Ratings agencies. The job of ratings agencies in global markets is to assess the risk of investments and stamp them with a rating that reflects their risk. Historically, mortgage-backed securities were assumed to be an extremely safe investment. Only a small percentage of homeowners ever defaulted and when they did, their home usually fetched enough value in foreclosure sales to cover the shortfall.
This assumption, along with the hefty fees bundlers of mortgage-backed securities were paying for ratings agencies' services, motivated ratings agencies to slap their highest ratings on many of these securities, despite the fact that they were made up of many mortgages of uncertain quality, the report says.
The AAA rating, the same rating bestowed on U.S. Treasuries, in turn led many investors to assume these securities were safe, broadening the market for them and setting the stage for the mortgage meltdown.
American consumers. Investment banks and insurers weren't the only ones who bought into the mortgage boom and ended up too heavily leveraged to survive its bust. Millions of American consumers took full advantage of lax lending standards to bet trillions on the housing market.
These bets came in the form of "investment properties," cash-out refinances and home equity loans that would leave many Americans unable to meet their financial obligations or paying a mortgage that was thousands of dollars underwater.
Minor playersWhen you're talking about a crisis of this magnitude, the major players aren't everyone. Every Goldfinger needs his Oddjob, and there are still some bit players in FCIC's account of the near-death of the economy that need to be recognized.
Fannie Mae and Freddie Mac. Fannie Mae and Freddie Mac, two government-sponsored enterprises, buy mortgages, insure them and sell them on the secondary market. Some economists, particularly some on the FCIC, suspected the GSEs were forced to offer mortgage loans to risky borrowers to help them meet affordable housing goals mandated by the Department of Housing and Urban Development.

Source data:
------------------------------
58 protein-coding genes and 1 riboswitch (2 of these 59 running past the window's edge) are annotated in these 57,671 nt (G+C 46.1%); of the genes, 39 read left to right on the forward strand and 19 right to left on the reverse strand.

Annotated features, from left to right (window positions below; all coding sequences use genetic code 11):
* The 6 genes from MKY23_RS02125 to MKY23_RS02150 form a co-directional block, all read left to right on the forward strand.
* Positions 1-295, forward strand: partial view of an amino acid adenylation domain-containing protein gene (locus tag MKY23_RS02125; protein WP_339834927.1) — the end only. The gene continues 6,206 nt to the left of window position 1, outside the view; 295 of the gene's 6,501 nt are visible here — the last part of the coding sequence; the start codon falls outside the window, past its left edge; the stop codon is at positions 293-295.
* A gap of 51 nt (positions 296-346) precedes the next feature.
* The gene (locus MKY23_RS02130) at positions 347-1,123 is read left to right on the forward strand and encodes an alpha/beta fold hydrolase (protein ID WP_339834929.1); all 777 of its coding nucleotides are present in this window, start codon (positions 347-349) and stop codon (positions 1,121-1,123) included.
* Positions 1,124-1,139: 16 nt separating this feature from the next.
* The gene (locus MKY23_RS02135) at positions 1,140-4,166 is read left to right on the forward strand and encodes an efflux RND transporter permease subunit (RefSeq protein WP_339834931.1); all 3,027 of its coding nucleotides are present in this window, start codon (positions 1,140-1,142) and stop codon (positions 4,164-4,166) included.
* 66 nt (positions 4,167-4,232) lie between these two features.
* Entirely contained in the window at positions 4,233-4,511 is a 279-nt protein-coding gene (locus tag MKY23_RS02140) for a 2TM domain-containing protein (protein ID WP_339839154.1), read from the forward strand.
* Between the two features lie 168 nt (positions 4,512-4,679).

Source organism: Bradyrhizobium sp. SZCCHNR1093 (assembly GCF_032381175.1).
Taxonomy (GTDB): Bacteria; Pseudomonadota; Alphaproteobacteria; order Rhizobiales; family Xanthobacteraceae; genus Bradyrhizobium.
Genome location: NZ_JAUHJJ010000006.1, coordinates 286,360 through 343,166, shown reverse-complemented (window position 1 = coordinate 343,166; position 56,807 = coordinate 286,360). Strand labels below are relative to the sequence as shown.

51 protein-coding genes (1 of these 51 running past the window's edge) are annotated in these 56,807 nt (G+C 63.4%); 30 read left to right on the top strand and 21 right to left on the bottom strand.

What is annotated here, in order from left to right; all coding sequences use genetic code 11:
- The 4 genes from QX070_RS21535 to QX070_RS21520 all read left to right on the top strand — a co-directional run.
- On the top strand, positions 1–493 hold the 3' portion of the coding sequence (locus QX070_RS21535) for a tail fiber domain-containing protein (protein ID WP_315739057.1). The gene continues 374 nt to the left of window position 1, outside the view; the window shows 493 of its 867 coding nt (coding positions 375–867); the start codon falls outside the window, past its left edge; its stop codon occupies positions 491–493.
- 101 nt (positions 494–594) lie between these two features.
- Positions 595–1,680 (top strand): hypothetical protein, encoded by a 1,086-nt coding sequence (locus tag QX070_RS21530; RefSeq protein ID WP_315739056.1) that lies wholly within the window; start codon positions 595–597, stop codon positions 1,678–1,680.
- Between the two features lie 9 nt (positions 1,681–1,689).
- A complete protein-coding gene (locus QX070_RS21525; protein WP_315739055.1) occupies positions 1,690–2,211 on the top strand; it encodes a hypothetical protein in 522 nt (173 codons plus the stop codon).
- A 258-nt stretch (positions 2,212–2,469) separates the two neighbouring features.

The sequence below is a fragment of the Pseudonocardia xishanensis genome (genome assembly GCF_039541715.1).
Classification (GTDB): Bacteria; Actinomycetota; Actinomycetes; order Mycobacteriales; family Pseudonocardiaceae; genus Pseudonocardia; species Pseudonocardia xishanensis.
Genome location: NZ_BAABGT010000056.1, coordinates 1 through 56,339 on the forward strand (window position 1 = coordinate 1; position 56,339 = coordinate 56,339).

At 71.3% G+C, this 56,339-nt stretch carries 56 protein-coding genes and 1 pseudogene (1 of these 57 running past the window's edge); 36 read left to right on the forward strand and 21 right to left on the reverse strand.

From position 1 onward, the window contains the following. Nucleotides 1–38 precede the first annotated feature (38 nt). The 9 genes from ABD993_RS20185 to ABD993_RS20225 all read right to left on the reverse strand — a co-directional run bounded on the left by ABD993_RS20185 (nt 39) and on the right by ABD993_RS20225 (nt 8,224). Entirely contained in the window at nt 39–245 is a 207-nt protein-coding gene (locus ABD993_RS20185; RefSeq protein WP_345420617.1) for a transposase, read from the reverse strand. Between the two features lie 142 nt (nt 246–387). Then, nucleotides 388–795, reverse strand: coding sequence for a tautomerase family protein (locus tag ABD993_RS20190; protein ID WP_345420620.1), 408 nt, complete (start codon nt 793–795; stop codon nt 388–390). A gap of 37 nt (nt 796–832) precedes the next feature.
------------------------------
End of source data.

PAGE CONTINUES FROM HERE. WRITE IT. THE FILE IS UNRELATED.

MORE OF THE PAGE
The final FCIC report finds that Fannie and Freddie don't deserve as much blame as the players involved. Thanks to the fallout from a 1990s accounting scandal, they did not become as heavily invested in subprime mortgages as many private mortgage insurers did. Affordable housing goals may have boosted their involvement on the margins, but it did not have a major effect on the U.S. economy.
Even so, Fannie and Freddie had other weaknesses that made them vulnerable to a housing crash. Because their exposure to the housing market was so huge and their leverage so extreme, reaching $75 in debt for every $1 they held, they took massive losses once housing values began to drop and prime borrowers began defaulting on their loans.
Fannie and Freddie's role was hotly disputed by FCIC members during the formulation of the final report. Four GOP members -- Bill Thomas, Douglas Holtz-Eakin, Keith Hennessey and Peter Wallison -- released a "Financial Crisis Primer" in December, ascribing a much more central role to the GSEs than the official report would eventually reflect.
The Community Reinvestment Act. In 1977, Congress passed a law that encouraged banks to lend to homebuyers in certain economically distressed neighborhoods where they took deposits. While the FCIC noted this was an unsound policy, it concluded in its final report that the CRA did not contribute significantly to the crisis.
This turned into another hot-button issue for the committee, as Thomas, Holtz-Eakin, Hennessey and Wallison persisted in blaming the CRA in their report, and Wallison released a dissent that concluded the CRA was a big factor in the financial crisis.
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